CBS News anchor Margaret Brennan pressed the GOP chair of the House Select Subcommittee on the Coronavirus Pandemic on Sunday about committee members’ past remarks about the COVID-19 vaccine.
The subcommittee, which is set to hold a hearing into the origins of the COVID-19 pandemic on Wednesday, is comprised of a bipartisan group of Republicans and Democrats. However, it includes some GOP lawmakers who have faced scrutiny over their past remarks on the pandemic and vaccines.
One member, Representative Marjorie Taylor Greene, a Georgia Republican, faced criticism after repeatedly comparing vaccine mandates to Nazis forcing Jewish people to wear gold stars during the Holocaust. The congresswoman later apologized for the comparison. Greene also faced accusations of spreading misinformation about the number of deaths attributed to the vaccine.
Another member, Representative Dr. Ronny Jackson, a Texas Republican, previously said that face masks “never” worked and described the Omicron variant as a hoax created by Democrats “to cheat during an election.” House Republicans have previously faced criticism for appointing these two members of Congress to sit on the COVID-19 subcommittee.
Brennan questioned subcommittee chair Brad Wenstrup, of Ohio, over their committee memberships during Face the Nation on Sunday, posing whether their past comments could impede the committee’s work on the pandemic.
“I think a lot of people would welcome just sticking to the facts, which is why I want to ask you about the membership on your committee,” Brennan said. “Because you have Marjorie Taylor Greene on it. She shared misleading information about deaths and COVID vaccines. She compared vaccines to Nazis forcing Jews to wear gold stars. Dr. Ronny Jackson, who said masks never worked, he called the Omicron variant the midterm election variant.”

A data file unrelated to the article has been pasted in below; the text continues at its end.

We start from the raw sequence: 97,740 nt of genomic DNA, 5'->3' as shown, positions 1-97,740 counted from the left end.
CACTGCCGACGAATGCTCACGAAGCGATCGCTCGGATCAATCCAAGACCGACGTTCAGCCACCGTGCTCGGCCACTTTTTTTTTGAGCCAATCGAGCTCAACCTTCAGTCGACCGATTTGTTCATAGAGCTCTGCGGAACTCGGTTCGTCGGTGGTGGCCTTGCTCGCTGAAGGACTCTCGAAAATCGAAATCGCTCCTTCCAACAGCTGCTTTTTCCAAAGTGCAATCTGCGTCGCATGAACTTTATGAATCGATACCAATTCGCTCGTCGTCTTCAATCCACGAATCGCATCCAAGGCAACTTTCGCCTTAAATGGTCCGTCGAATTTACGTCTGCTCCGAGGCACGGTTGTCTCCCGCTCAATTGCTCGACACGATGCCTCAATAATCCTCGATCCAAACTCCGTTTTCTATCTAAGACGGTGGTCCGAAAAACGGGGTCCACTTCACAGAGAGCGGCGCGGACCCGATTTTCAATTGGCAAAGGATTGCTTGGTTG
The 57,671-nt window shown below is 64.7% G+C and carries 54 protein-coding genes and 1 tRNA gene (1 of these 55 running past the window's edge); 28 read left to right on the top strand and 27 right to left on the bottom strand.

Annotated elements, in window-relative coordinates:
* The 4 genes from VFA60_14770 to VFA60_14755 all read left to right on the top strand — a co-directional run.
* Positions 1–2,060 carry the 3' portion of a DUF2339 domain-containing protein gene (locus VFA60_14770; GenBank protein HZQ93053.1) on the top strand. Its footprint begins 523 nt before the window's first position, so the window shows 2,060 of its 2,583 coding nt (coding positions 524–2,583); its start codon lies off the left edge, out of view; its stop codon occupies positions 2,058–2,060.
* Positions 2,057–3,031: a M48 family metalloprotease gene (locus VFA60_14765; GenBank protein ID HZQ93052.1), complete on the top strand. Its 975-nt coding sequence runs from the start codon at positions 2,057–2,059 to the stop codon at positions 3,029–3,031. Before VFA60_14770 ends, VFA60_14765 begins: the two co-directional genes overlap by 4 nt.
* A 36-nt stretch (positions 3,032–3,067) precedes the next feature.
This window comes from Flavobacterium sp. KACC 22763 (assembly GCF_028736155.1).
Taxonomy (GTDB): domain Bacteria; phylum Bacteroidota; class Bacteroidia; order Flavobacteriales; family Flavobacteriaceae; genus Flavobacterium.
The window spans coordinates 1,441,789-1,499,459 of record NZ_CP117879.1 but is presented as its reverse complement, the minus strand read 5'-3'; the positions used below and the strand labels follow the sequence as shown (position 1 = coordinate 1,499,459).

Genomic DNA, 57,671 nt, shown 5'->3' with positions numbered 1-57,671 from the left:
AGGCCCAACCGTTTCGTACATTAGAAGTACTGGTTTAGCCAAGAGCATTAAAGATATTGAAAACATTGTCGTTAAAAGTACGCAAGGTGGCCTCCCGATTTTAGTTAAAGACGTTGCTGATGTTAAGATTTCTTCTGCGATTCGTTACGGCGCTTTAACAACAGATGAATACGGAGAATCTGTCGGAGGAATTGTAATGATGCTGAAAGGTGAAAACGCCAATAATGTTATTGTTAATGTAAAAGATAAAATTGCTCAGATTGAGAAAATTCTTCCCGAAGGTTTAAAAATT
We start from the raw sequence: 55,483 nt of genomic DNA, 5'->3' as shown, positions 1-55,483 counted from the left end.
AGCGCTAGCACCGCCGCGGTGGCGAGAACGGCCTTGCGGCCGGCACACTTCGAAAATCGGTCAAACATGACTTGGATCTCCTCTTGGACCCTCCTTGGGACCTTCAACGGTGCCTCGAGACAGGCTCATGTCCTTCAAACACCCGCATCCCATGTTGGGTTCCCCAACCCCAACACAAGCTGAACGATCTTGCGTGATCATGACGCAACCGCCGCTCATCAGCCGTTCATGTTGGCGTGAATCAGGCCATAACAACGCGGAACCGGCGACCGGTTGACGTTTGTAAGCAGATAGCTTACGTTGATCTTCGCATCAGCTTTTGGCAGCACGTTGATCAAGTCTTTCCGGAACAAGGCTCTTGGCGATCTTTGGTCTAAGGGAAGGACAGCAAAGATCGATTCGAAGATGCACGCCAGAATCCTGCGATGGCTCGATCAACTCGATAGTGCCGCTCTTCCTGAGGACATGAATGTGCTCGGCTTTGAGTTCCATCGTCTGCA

She then asked: “How do people take your committee work seriously with members like this on it?”
Wenstrup defended the committee, responding that it is made up of “a lot of very serious members on both sides of the aisle that are just after the truth” who come from a “variety of backgrounds.”
“We have to conduct ourselves in a way that is professional, and I hope that we will. I can’t control everybody, and that goes for both sides of the aisle. Dr. Ruiz can’t either,” he said, referring to the committee’s Democratic Vice Chair Representative Raul Ruiz, of California. “But at the same time, what I’m seeing from all of the members is that they have backgrounds of severe interest.”
Wenstrup pointed out that the possibility of the COVID-19 virus stemming from a lab leak was once dismissed as a “conspiracy,” but that federal agencies have now come forward and acknowledged it as a real possibility. The Department of Energy (DOE) last week concluded with “low confidence” it likely came from a lab in Wuhan, China, where the virus was first discovered in late 2019.
When reached by Newsweek on Sunday afternoon, a spokesperson for Wenstrup said the congressman has no further comment on the topic.
Meanwhile, conservatives, like Greene, have said that public health measures like COVID-19 vaccine passports, implemented in Democratic-leaning areas like New York City, were an overreach. Proponents of these policies, however, viewed them as necessary to prevent the transmission of the disease.
Newsweek reached out to Greene and Jackson’s offices for comment.
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